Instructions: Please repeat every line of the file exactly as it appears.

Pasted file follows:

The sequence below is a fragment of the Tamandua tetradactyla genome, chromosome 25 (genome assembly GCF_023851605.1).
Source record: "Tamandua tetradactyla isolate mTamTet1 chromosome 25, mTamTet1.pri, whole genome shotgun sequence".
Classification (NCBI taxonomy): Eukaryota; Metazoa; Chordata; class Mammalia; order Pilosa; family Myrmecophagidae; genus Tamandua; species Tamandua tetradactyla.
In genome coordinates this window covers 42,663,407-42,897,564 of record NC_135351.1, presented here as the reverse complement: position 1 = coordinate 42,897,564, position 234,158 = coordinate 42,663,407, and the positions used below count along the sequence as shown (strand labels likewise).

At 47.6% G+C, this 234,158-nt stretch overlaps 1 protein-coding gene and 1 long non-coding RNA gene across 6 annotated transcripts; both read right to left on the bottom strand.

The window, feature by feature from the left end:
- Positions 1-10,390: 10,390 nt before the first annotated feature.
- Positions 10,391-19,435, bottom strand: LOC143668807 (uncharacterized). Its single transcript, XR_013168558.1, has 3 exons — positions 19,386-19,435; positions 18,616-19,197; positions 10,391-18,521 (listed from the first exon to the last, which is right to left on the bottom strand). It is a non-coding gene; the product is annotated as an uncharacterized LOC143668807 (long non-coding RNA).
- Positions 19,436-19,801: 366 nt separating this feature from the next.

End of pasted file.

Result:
The sequence below is a fragment of the Tamandua tetradactyla genome, chromosome 25 (genome assembly GCF_023851605.1).
Source record: "Tamandua tetradactyla isolate mTamTet1 chromosome 25, mTamTet1.pri, whole genome shotgun sequence".
Classification (NCBI taxonomy): Eukaryota; Metazoa; Chordata; class Mammalia; order Pilosa; family Myrmecophagidae; genus Tamandua; species Tamandua tetradactyla.
In genome coordinates this window covers 42,663,407-42,897,564 of record NC_135351.1, presented here as the reverse complement: position 1 = coordinate 42,897,564, position 234,158 = coordinate 42,663,407, and the positions used below count along the sequence as shown (strand labels likewise).

At 47.6% G+C, this 234,158-nt stretch overlaps 1 protein-coding gene and 1 long non-coding RNA gene across 6 annotated transcripts; both read right to left on the bottom strand.

The window, feature by feature from the left end:
- Positions 1-10,390: 10,390 nt before the first annotated feature.
- Positions 10,391-19,435, bottom strand: LOC143668807 (uncharacterized). Its single transcript, XR_013168558.1, has 3 exons — positions 19,386-19,435; positions 18,616-19,197; positions 10,391-18,521 (listed from the first exon to the last, which is right to left on the bottom strand). It is a non-coding gene; the product is annotated as an uncharacterized LOC143668807 (long non-coding RNA).
- Positions 19,436-19,801: 366 nt separating this feature from the next.